Of course, kids could conceivably propose crazy ideas. One year, a boy made a raft that leaked as he sailed his local pond. (He lived to write the essay.) But since parental approval is required, parents can and should modify plans that are dangerous (or just plain dumb).
My favorite kid decided his project would be to pick up his younger brother. So when school let out, he hopped on the city bus—for the first time ever on his own—and started the ride. But … nothing looked familiar. In fact, things keep looking weirder and weirder. He had no idea where he was going and, as he admitted to the class, finally he got so scared, “I was ready to scream at the bus driver!”
Instead, he held it together and asked the bus driver what was happening. The driver said, “Oh! You meant to go downtown but this is the uptown bus! All you have to do is get off, go one block over, and take the bus going the other direction.” He gave the boy a transfer.
As he was telling the class this story, the boy said, “Actually, I still have it.” He got out his wallet and showed us the slim slip of paper.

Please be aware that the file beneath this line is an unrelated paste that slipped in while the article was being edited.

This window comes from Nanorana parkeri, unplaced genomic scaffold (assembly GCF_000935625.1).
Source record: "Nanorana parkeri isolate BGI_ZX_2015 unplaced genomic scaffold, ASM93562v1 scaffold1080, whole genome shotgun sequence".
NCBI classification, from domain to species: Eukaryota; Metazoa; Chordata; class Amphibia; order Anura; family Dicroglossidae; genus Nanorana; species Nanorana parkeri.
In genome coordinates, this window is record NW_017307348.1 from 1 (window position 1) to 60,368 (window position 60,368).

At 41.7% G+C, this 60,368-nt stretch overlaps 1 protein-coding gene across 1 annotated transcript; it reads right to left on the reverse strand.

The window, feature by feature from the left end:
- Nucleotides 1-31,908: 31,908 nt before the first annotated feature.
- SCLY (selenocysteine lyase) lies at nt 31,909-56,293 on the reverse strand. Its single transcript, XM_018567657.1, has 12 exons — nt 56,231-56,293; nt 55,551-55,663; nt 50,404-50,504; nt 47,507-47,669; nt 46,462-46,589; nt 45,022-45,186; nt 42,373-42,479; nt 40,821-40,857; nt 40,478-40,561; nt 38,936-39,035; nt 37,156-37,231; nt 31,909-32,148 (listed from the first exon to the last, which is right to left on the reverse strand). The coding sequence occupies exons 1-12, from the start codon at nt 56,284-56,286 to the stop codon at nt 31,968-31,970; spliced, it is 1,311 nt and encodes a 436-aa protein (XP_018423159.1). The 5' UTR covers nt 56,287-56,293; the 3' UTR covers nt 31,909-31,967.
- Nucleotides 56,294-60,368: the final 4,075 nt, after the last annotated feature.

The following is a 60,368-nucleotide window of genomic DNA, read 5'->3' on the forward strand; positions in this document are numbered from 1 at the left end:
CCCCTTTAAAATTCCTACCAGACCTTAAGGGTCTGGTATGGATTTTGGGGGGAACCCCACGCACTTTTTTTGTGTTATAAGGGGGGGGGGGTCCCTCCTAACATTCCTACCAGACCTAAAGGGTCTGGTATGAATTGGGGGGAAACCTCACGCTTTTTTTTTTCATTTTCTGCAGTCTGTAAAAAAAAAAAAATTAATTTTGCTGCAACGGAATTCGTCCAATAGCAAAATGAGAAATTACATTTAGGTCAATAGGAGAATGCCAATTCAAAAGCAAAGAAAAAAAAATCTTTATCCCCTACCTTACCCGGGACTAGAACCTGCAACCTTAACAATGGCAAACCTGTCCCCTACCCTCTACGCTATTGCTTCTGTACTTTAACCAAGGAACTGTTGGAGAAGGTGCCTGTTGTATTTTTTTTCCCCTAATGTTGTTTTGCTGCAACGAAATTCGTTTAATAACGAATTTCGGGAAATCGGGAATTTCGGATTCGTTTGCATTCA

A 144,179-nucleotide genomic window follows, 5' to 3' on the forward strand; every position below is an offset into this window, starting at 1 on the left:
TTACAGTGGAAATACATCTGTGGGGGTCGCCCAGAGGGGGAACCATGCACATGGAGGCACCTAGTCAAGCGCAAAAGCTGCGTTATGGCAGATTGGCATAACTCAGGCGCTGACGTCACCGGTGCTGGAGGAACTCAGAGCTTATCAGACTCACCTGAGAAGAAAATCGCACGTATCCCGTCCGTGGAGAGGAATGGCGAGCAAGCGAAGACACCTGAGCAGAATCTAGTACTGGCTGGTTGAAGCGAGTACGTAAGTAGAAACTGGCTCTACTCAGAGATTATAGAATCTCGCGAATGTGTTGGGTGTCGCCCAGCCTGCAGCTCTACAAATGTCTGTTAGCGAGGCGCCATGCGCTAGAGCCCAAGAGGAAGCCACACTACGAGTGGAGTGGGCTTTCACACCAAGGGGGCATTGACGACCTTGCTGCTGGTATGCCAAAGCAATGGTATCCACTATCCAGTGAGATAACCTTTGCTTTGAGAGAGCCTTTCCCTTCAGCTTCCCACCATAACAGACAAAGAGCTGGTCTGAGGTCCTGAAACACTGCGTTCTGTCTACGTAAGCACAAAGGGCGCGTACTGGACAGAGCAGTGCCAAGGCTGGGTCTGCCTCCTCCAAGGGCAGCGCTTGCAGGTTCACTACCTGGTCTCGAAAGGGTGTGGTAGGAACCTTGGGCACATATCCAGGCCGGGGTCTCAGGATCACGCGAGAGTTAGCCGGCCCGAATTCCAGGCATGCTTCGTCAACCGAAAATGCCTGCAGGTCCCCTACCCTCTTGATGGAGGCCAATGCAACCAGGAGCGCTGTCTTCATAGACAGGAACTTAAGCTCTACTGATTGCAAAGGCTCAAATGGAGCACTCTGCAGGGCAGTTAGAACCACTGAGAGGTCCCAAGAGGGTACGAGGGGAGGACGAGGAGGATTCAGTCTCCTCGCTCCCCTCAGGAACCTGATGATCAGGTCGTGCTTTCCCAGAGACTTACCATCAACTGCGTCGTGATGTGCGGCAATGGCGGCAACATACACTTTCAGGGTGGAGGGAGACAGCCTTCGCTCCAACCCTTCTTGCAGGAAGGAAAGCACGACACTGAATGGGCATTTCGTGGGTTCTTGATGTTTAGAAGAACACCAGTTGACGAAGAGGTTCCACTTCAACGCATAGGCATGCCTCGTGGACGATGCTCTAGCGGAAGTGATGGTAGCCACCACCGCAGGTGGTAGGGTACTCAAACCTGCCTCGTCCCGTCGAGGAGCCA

“Why do you carry it with you?” I asked. After all, it represented a day of terror and humiliation. (I didn’t put it that way.) The boy just shrugged. But then, of course, I realized what the transfer really represented: freedom. Independence. Courage. He’d been scared out of his wits, on the verge of a very public tantrum, but he had triumphed. The transfer was proof. His golden ticket! It gave him the confidence to go anywhere from now on, because he knew that even if he screwed up or felt scared, he’d be okay.
“Now imagine if his mom had come with him,” I said to an auditorium full of Silicon Valley parents at a lecture I gave there last spring. “She’d have gotten them on the right bus, no problem. Would the boy remember that afternoon … forever?”
Afterward, the administrators at Oak Knoll, one of the local grammar schools, came up to me and said We want to do a project like this. Oak Knoll’s theme for the year was confidence, and clearly the project dovetailed perfectly. So the school sent its 700 parents an email announcing the undertaking, along with some materials by me saying basically the same thing you’ve just read: Kids don’t get a chance to do much on their own, but when they do, it changes them. So why not encourage your son or daughter to do a completely voluntary, ungraded Free-Range Kids Project?